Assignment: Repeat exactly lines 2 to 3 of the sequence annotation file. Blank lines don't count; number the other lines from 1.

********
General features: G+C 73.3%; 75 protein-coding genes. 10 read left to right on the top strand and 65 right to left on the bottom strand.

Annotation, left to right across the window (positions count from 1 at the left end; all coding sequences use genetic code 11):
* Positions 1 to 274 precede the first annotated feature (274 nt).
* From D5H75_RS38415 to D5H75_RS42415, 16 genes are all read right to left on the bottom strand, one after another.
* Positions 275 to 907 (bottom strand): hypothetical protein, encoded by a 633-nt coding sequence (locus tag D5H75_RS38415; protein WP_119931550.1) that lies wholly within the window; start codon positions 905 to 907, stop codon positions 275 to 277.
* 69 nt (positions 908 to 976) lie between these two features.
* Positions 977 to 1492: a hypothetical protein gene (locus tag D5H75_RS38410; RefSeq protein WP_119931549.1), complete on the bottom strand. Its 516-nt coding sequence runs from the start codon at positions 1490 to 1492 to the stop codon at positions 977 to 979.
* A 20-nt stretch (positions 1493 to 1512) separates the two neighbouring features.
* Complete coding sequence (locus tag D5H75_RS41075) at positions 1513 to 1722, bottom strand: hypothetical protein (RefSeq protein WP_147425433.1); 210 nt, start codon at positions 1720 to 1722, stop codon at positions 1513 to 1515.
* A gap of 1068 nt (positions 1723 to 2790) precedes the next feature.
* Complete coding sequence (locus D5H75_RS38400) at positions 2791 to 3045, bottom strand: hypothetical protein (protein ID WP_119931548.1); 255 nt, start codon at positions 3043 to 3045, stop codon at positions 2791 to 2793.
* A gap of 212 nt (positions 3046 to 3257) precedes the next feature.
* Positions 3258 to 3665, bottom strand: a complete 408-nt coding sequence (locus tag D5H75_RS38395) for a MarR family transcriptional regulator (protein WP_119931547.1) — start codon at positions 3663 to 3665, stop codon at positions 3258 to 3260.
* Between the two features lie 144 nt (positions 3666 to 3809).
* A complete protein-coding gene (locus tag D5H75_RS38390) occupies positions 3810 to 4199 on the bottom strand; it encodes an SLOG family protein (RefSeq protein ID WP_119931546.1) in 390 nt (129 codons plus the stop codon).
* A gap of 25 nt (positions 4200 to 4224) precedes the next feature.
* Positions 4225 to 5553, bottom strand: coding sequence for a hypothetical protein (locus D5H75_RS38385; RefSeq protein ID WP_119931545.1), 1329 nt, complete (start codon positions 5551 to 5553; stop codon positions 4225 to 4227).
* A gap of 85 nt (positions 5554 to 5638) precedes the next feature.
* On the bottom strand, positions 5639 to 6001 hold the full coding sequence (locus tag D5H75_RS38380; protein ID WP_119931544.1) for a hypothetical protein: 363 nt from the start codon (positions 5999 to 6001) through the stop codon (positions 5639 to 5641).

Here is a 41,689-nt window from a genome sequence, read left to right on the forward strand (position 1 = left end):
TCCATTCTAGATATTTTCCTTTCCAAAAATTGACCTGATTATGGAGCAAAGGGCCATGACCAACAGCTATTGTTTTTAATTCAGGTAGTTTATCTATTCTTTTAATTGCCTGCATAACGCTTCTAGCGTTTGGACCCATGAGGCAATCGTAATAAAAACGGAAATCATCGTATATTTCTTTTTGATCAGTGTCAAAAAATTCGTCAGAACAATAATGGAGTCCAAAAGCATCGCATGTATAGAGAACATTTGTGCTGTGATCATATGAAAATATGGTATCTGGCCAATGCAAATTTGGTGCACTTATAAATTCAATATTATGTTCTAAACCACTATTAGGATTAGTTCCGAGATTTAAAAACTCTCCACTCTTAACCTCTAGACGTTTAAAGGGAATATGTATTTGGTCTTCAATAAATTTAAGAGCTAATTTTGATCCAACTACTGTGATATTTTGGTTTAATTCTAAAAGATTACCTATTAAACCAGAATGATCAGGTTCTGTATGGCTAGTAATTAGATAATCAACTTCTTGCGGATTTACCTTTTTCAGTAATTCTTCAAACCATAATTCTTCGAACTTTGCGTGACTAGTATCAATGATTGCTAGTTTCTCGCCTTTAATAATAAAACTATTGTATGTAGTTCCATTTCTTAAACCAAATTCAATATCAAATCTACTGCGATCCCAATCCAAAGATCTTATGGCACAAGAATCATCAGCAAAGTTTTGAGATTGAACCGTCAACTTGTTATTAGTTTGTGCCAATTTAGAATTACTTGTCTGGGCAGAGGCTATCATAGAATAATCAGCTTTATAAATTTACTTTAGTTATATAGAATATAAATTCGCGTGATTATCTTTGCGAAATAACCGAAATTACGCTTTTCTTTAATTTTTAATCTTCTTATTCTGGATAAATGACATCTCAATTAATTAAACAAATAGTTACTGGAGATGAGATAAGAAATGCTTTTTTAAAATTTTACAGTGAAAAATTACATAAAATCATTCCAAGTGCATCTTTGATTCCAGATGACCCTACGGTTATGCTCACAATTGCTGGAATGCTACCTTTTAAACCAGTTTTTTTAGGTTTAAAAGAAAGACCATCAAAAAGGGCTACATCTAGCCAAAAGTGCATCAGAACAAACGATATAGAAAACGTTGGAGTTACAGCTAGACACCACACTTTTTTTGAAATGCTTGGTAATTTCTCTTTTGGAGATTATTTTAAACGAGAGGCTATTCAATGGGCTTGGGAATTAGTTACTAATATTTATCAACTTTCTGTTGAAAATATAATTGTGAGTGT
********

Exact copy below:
Annotation, left to right across the window (positions count from 1 at the left end; all coding sequences use genetic code 11):
* Positions 1 to 274 precede the first annotated feature (274 nt).